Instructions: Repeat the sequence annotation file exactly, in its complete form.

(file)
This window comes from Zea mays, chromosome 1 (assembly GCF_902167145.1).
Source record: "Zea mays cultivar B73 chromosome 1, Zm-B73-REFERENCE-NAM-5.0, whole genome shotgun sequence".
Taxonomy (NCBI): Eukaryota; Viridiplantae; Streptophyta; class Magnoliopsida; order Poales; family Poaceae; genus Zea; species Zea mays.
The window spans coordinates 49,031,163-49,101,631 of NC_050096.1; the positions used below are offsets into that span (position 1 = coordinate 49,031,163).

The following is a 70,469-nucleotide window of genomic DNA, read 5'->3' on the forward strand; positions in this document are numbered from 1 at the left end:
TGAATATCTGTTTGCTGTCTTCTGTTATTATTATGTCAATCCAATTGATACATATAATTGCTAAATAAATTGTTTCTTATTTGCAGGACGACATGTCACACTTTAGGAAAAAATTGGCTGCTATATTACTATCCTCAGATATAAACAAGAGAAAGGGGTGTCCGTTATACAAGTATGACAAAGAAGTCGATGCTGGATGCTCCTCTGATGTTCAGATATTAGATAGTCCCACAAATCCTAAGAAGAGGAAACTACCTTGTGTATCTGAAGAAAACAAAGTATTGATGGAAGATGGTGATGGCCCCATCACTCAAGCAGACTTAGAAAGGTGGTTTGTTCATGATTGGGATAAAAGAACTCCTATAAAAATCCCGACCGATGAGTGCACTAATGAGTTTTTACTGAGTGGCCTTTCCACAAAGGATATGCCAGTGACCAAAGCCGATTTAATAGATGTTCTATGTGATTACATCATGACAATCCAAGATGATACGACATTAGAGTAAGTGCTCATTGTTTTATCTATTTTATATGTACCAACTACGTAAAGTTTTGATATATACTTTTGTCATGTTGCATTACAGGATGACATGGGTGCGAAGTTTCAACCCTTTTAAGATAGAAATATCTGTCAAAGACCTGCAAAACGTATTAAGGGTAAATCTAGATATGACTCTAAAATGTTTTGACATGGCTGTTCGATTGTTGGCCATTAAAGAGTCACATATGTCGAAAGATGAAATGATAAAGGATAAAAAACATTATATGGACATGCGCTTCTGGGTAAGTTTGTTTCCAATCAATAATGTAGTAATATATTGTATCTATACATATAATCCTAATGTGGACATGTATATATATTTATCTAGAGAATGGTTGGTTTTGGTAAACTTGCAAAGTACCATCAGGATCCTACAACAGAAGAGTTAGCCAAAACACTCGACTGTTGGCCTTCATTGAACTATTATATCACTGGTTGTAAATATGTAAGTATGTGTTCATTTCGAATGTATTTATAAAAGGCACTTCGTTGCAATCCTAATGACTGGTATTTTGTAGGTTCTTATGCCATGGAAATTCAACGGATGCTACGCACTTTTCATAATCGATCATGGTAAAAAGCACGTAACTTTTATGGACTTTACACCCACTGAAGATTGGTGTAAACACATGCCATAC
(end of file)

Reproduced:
This window comes from Zea mays, chromosome 1 (assembly GCF_902167145.1).
Source record: "Zea mays cultivar B73 chromosome 1, Zm-B73-REFERENCE-NAM-5.0, whole genome shotgun sequence".
Taxonomy (NCBI): Eukaryota; Viridiplantae; Streptophyta; class Magnoliopsida; order Poales; family Poaceae; genus Zea; species Zea mays.
The window spans coordinates 49,031,163-49,101,631 of NC_050096.1; the positions used below are offsets into that span (position 1 = coordinate 49,031,163).

The following is a 70,469-nucleotide window of genomic DNA, read 5'->3' on the forward strand; positions in this document are numbered from 1 at the left end:
TGAATATCTGTTTGCTGTCTTCTGTTATTATTATGTCAATCCAATTGATACATATAATTGCTAAATAAATTGTTTCTTATTTGCAGGACGACATGTCACACTTTAGGAAAAAATTGGCTGCTATATTACTATCCTCAGATATAAACAAGAGAAAGGGGTGTCCGTTATACAAGTATGACAAAGAAGTCGATGCTGGATGCTCCTCTGATGTTCAGATATTAGATAGTCCCACAAATCCTAAGAAGAGGAAACTACCTTGTGTATCTGAAGAAAACAAAGTATTGATGGAAGATGGTGATGGCCCCATCACTCAAGCAGACTTAGAAAGGTGGTTTGTTCATGATTGGGATAAAAGAACTCCTATAAAAATCCCGACCGATGAGTGCACTAATGAGTTTTTACTGAGTGGCCTTTCCACAAAGGATATGCCAGTGACCAAAGCCGATTTAATAGATGTTCTATGTGATTACATCATGACAATCCAAGATGATACGACATTAGAGTAAGTGCTCATTGTTTTATCTATTTTATATGTACCAACTACGTAAAGTTTTGATATATACTTTTGTCATGTTGCATTACAGGATGACATGGGTGCGAAGTTTCAACCCTTTTAAGATAGAAATATCTGTCAAAGACCTGCAAAACGTATTAAGGGTAAATCTAGATATGACTCTAAAATGTTTTGACATGGCTGTTCGATTGTTGGCCATTAAAGAGTCACATATGTCGAAAGATGAAATGATAAAGGATAAAAAACATTATATGGACATGCGCTTCTGGGTAAGTTTGTTTCCAATCAATAATGTAGTAATATATTGTATCTATACATATAATCCTAATGTGGACATGTATATATATTTATCTAGAGAATGGTTGGTTTTGGTAAACTTGCAAAGTACCATCAGGATCCTACAACAGAAGAGTTAGCCAAAACACTCGACTGTTGGCCTTCATTGAACTATTATATCACTGGTTGTAAATATGTAAGTATGTGTTCATTTCGAATGTATTTATAAAAGGCACTTCGTTGCAATCCTAATGACTGGTATTTTGTAGGTTCTTATGCCATGGAAATTCAACGGATGCTACGCACTTTTCATAATCGATCATGGTAAAAAGCACGTAACTTTTATGGACTTTACACCCACTGAAGATTGGTGTAAACACATGCCATAC